With the rich seams of coal in eastern Ukraine under rebel control and Russia cutting off supplies, the Kiev government faces the awkward prospect of turning to its enemies for help.
As winter set in, the biggest fear in recent months was that Ukraine would run out of the natural gas that heats the country.
A last minute deal with Russia averted that disaster. But now a new one is looming as coal shortages threaten to leave the country desperately short of electricity.
Ukraine gets some 40 percent of its power from coal-fired plants, and has traditionally had a surplus of coal, producing some 86 million tonnes at last count in 2012.
But the Russian-backed rebellion in the east has cut the government off from large swathes of the coal-rich mining region of Donbass.
Then, without warning, Russia announced it was stopping coal supplies to Ukraine last week, claiming "force majeure" but offering no explanation.
"I don't know for how long Russia intends to stop coal deliveries. If it stops them for a long period, our thermal stations will not be able to function at full power," said Ukraine's Energy Minister Yuriy Prodan.
Official statistics shows the country needs a million tonnes of anthracite coal per month to feed its power stations. By November 24, only 1.8 million tonnes were left in the reserves.
Experts say Ukraine is short some three million tonnes for the winter season.
"The energy ministry is doing absolutely nothing to resolve the problem. If a solution isn't found quickly, we will have massive electricity cuts like in the 1990s," said Oleksandr Kharchenko, director of the Centre for Energy Research in Kiev.
- Three bad options -
Ukraine has three options, none of them very appealing.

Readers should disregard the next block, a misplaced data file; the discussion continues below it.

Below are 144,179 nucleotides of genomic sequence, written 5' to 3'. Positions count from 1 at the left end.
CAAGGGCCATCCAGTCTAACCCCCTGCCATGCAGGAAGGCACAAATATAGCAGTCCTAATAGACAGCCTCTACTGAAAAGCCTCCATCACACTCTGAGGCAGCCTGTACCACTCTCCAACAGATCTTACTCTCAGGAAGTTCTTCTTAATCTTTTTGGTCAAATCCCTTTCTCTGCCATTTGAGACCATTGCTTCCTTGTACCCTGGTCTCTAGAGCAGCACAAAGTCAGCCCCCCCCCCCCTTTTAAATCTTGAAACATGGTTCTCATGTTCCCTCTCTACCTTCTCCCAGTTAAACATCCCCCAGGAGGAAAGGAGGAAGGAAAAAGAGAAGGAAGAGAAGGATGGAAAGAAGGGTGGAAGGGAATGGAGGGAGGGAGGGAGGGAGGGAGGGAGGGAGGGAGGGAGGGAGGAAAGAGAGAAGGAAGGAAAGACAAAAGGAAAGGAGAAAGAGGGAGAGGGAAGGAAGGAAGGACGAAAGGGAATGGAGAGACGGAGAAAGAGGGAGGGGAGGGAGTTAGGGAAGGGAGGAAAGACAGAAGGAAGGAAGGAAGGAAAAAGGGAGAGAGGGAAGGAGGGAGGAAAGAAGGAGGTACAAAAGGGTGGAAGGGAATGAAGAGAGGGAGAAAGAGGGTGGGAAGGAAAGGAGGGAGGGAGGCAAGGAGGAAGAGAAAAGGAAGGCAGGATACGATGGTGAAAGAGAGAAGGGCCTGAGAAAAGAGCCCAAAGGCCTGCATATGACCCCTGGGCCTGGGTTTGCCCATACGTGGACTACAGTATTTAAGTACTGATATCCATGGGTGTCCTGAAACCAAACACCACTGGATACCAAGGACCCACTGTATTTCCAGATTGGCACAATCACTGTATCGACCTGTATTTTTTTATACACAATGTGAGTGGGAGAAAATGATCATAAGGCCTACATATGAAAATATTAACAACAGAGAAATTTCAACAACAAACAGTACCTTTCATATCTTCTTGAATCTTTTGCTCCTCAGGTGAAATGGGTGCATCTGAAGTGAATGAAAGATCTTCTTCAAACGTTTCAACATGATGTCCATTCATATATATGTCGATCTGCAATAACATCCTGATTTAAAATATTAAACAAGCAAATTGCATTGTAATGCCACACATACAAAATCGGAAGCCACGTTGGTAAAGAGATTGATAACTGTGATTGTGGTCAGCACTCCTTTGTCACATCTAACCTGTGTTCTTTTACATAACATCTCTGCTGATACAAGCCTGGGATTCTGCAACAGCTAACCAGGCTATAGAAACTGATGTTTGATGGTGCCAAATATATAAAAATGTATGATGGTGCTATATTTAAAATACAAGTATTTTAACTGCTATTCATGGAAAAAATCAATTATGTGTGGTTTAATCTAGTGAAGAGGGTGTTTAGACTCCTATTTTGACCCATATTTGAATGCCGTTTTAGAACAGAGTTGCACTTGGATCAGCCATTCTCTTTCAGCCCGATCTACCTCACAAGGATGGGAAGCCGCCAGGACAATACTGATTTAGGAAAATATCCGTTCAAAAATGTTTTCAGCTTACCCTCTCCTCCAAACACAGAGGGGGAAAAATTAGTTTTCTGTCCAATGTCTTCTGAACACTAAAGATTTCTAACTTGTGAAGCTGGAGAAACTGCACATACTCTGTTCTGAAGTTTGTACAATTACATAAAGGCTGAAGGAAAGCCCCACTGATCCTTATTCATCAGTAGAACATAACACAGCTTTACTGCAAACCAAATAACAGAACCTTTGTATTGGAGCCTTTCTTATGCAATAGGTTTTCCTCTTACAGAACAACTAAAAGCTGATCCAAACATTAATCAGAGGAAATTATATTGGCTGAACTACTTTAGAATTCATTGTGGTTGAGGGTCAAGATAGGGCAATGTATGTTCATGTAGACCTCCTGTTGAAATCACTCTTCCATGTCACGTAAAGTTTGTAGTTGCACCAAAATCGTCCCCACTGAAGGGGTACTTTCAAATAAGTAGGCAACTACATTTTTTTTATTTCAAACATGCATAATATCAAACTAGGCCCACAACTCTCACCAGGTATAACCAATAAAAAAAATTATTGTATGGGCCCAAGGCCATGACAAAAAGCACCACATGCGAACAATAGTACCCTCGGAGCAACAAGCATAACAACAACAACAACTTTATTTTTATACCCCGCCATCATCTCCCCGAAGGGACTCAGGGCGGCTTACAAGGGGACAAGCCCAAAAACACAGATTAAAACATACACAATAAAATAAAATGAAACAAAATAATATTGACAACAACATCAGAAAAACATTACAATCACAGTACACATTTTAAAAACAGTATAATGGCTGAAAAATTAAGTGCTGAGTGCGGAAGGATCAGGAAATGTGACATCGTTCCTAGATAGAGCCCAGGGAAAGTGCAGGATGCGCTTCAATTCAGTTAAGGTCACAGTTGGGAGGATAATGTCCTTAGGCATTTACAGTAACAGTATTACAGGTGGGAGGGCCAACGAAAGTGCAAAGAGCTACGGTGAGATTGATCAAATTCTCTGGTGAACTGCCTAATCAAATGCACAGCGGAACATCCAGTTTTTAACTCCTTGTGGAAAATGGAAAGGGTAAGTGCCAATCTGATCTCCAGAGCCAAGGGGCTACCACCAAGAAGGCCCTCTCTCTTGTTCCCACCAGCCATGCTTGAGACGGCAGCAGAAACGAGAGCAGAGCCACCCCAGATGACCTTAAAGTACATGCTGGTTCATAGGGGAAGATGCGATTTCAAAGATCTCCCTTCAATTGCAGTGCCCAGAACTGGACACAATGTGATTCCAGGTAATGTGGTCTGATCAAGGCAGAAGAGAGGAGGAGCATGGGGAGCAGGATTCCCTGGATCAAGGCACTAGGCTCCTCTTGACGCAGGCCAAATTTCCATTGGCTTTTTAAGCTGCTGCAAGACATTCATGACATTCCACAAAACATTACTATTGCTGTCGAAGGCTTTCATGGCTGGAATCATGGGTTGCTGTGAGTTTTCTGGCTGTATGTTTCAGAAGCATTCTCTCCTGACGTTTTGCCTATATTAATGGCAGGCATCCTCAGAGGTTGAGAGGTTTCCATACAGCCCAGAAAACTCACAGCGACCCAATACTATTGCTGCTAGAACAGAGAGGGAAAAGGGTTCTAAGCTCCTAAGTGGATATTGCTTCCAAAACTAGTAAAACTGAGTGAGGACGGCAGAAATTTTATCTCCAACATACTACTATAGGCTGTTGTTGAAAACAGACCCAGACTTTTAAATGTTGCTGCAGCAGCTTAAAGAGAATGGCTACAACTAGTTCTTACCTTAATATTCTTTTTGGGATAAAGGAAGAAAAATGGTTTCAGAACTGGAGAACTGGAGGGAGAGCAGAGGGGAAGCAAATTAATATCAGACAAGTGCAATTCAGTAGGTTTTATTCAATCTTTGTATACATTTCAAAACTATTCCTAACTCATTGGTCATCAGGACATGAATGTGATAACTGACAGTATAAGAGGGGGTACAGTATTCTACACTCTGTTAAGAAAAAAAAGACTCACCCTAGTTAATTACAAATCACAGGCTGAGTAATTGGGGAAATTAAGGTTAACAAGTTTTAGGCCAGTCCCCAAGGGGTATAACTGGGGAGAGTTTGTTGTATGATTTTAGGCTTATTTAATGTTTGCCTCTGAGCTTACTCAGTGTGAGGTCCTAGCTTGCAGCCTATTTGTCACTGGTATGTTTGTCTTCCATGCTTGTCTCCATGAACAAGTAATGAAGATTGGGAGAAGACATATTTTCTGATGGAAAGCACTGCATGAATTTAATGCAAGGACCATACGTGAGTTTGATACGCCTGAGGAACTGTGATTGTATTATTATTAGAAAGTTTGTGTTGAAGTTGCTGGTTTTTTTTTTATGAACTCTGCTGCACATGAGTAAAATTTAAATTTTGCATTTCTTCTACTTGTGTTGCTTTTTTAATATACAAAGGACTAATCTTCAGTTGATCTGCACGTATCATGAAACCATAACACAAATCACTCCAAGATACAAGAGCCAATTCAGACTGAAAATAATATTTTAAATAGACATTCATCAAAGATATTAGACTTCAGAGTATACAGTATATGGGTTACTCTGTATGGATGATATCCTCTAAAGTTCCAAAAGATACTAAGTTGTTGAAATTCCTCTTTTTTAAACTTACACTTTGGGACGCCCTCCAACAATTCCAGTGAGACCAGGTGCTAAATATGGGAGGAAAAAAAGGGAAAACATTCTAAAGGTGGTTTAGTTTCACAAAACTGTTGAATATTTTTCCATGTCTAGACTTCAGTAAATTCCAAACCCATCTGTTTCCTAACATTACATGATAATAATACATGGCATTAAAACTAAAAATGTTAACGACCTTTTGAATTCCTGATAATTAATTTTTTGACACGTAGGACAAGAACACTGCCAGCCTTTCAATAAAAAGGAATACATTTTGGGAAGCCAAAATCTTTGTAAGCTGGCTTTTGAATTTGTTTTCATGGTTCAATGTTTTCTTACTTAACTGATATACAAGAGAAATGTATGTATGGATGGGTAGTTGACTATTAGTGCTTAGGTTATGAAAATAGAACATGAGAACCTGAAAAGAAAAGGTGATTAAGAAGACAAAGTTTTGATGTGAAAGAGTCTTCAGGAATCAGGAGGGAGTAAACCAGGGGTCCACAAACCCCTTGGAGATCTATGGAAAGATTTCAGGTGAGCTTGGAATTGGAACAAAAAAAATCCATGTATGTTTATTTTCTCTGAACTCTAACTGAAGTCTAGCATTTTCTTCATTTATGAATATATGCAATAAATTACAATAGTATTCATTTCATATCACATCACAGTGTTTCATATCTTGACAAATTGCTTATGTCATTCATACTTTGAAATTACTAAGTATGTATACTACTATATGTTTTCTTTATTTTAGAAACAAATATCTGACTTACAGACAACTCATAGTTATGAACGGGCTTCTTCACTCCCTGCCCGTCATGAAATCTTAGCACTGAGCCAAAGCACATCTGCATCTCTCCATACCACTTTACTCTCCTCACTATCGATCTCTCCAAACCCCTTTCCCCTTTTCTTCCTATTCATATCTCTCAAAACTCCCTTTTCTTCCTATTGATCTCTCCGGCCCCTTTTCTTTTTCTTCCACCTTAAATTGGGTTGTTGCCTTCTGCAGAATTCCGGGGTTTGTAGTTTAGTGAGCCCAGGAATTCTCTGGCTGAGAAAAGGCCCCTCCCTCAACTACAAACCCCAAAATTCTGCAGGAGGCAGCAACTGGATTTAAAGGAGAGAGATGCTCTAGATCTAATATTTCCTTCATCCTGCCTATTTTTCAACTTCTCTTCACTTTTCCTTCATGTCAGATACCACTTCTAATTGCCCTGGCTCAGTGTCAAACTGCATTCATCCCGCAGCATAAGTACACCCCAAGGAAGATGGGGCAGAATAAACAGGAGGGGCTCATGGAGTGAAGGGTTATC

It can ship in coal from abroad; the United States, Vietnam and Australia are potential suppliers.
But deliveries would take around a month and would be far more expensive at a time when Ukraine's economy is teetering on the verge of collapse. A tentative deal with South Africa appears to have fallen through for reasons that remain unclear.
The second option is to buy electricity directly from Russia. Prodan said the government was considering the option.
But Ukraine is already heavily reliant on its giant neighbour for heat, and is reluctant to also depend on it for light.
Politically, it would be a very hard sell. A deputy energy minister was fired recently for authorising a Ukrainian company to import Russian electricity.
The final option is the most awkward: buying coal from the very rebels its army is fighting.
With nearly 4.5 million tonnes of coal stored in Donbass reserves, it would be the quickest and cheapest option. Separatist leaders said in September that talks were planned, although the government denied this.
The symbolism of trading with the enemy may be too much for the Kiev authorities to stomach, and it would undermine recent moves to starve the rebels of funds by cutting off banking facilities and government spending.
Whatever choice Ukraine makes, time is running out.
"The shortages will start in mid-December. In February, the situation will be very serious," said Kharchenko.